Sodium-Ion and sodium Metal BAtteries for efficient and sustainable next-generation energy storage (SIMBA)
- Project team:
Horizon 2020 (European Union)
- Start date:
- End date:
- Project partners:
KIT-HIU, TU Darmstadt, Uppsala University, University of Birmingham, University of Warwick, CEA, IFE, Institute of Inorganic Chemistry SAS, Frauenhofer ISE, Johnson Matthey, Elkem, Yunasko, Saft, Altris, TES-Recupyl, Uniresearch
- Research group:
Energy storage systems, in particular batteries, are key technologies in the transition to a carbon-neutral society. Due to increasing electrification, lithium-ion batteries (LIBs) are being produced on an ever-larger scale, resulting in huge cost reductions and opening up new opportunities for their use in energy storage at grid and/or household level.
However, the critical raw materials used in LIBs (cobalt, nickel, lithium, and copper) raise concerns about their future and long-term availability and their cost. In sodium-ion (SIBs) and sodium-metal batteries (SMBs), the critical materials used in LIBs can be replaced by abundant and sustainable materials, paving the way for greener and more cost-effective next-generation energy storage technologies.
The main goal of the SIMBA project is to develop a highly cost-effective, safe all-solid-state battery with sodium as mobile ionic charge carrier for stationary energy storage applications. Although SIBs are similar to LIBs in many respects, there are still a number of scientific and technical challenges to be overcome in understanding the electrochemical processes and degradation mechanisms, the electrode, the solid-state electrolyte, and the cell manufacturing. SIMBA aims to tackle these challenges and pave the way to market introduction.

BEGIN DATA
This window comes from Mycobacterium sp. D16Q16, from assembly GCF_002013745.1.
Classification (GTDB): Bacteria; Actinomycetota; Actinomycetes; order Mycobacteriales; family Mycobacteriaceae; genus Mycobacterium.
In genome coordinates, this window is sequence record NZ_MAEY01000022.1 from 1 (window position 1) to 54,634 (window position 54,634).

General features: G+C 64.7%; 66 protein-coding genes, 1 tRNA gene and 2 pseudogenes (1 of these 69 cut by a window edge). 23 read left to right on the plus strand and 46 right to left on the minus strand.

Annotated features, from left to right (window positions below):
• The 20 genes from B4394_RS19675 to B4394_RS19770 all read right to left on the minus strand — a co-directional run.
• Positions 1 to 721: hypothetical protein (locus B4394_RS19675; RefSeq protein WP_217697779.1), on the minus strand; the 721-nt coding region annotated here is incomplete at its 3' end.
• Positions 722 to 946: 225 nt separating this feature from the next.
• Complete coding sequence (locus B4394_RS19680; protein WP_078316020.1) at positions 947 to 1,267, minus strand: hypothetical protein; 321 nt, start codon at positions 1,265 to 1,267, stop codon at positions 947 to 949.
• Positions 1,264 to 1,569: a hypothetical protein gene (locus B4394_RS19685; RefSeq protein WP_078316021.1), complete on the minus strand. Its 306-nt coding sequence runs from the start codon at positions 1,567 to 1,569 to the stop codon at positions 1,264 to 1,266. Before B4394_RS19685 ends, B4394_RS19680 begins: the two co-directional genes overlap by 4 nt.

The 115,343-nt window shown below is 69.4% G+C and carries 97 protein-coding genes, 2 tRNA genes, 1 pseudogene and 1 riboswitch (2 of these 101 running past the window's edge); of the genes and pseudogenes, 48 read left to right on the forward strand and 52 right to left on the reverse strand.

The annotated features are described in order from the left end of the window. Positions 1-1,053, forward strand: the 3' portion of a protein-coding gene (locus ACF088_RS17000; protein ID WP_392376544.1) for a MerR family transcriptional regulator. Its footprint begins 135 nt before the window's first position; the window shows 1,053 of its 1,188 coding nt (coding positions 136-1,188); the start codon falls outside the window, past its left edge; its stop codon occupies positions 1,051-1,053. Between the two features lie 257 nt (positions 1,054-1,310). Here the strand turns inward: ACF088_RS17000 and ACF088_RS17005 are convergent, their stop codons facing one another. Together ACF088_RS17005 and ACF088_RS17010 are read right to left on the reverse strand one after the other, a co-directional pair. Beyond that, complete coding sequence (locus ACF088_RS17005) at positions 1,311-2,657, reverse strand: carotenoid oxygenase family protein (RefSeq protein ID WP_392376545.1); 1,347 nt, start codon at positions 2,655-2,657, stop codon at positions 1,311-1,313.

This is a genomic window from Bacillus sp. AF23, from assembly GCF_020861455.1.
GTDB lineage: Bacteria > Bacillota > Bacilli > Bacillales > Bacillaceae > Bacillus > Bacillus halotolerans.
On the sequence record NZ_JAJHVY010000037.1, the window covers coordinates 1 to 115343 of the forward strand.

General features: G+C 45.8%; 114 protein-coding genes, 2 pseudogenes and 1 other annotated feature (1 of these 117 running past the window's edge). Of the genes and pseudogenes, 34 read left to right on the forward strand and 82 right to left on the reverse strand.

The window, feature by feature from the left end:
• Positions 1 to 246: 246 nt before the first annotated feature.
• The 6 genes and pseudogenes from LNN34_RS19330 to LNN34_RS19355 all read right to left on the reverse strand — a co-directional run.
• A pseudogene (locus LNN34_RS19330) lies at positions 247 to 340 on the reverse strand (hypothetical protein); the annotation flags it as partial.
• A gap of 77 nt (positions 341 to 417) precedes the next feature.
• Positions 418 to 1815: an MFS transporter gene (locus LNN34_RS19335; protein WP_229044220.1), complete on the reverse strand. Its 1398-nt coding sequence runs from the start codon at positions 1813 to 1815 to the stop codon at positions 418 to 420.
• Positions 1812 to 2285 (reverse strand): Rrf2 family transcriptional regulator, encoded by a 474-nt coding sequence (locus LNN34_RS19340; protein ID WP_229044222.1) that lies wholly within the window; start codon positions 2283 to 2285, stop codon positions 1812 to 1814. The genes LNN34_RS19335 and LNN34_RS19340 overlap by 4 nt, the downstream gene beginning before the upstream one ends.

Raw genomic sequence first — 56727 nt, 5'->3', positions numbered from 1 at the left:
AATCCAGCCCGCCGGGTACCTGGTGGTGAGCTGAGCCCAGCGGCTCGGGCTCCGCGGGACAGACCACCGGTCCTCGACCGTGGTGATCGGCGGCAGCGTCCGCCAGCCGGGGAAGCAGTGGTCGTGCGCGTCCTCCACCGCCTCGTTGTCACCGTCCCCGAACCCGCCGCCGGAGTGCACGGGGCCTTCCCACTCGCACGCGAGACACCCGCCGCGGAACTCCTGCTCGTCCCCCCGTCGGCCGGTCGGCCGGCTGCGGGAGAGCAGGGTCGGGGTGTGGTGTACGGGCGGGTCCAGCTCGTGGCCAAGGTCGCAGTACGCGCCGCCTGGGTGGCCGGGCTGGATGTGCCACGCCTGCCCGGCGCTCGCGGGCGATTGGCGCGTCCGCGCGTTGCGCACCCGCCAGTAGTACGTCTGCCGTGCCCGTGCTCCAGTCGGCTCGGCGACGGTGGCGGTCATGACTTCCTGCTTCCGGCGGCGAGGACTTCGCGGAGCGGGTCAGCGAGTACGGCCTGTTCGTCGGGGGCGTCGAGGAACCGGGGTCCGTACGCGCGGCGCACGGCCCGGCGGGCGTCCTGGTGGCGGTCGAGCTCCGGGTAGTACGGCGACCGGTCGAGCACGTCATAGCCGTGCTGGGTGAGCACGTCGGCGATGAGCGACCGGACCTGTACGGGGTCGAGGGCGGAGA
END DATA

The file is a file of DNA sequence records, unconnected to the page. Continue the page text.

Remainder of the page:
The overall concept and approach of SIMBA comprises the following conceptual elements: development of two anode and two cathode materials and a novel solid-state electrolyte (SSE). Together with new modeling and characterization techniques, the main challenges of SIBs will be addressed effectively. Two environmentally friendly production methods will be applied to the new materials, aiming to advance the state of the art and pave the way for SIBs to become cost-effective, efficient, and scalable stationary energy storage.
ITAS is involved as a project partner in all technological development stages, enabling the evaluation of environmental aspects of the energy technology. In the process, a prospective life cycle assessment (LCA) is performed in continuous exchange with the technology experts. This enables quantification of potential environmental impacts, which supports decision-making for more sustainable solutions during development.
Project website: https://simba-h2020.eu/
Karlsruhe Institute of Technology (KIT)
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